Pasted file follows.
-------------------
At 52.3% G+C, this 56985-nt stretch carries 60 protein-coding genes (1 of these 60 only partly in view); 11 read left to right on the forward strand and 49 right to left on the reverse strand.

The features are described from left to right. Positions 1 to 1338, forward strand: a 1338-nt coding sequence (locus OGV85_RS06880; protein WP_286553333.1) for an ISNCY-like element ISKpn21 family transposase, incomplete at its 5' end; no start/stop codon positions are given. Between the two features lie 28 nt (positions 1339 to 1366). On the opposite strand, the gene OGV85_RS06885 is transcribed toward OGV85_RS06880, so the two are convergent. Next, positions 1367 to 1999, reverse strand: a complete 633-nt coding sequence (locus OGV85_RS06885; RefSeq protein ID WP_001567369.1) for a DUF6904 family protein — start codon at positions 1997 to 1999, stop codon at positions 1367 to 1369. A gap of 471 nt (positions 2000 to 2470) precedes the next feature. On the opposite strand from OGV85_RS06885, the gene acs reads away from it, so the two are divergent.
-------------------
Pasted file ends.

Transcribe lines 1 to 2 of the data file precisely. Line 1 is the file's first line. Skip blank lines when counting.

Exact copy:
At 52.3% G+C, this 56985-nt stretch carries 60 protein-coding genes (1 of these 60 only partly in view); 11 read left to right on the forward strand and 49 right to left on the reverse strand.

The features are described from left to right. Positions 1 to 1338, forward strand: a 1338-nt coding sequence (locus OGV85_RS06880; protein WP_286553333.1) for an ISNCY-like element ISKpn21 family transposase, incomplete at its 5' end; no start/stop codon positions are given. Between the two features lie 28 nt (positions 1339 to 1366). On the opposite strand, the gene OGV85_RS06885 is transcribed toward OGV85_RS06880, so the two are convergent. Next, positions 1367 to 1999, reverse strand: a complete 633-nt coding sequence (locus OGV85_RS06885; RefSeq protein ID WP_001567369.1) for a DUF6904 family protein — start codon at positions 1997 to 1999, stop codon at positions 1367 to 1369. A gap of 471 nt (positions 2000 to 2470) precedes the next feature. On the opposite strand from OGV85_RS06885, the gene acs reads away from it, so the two are divergent.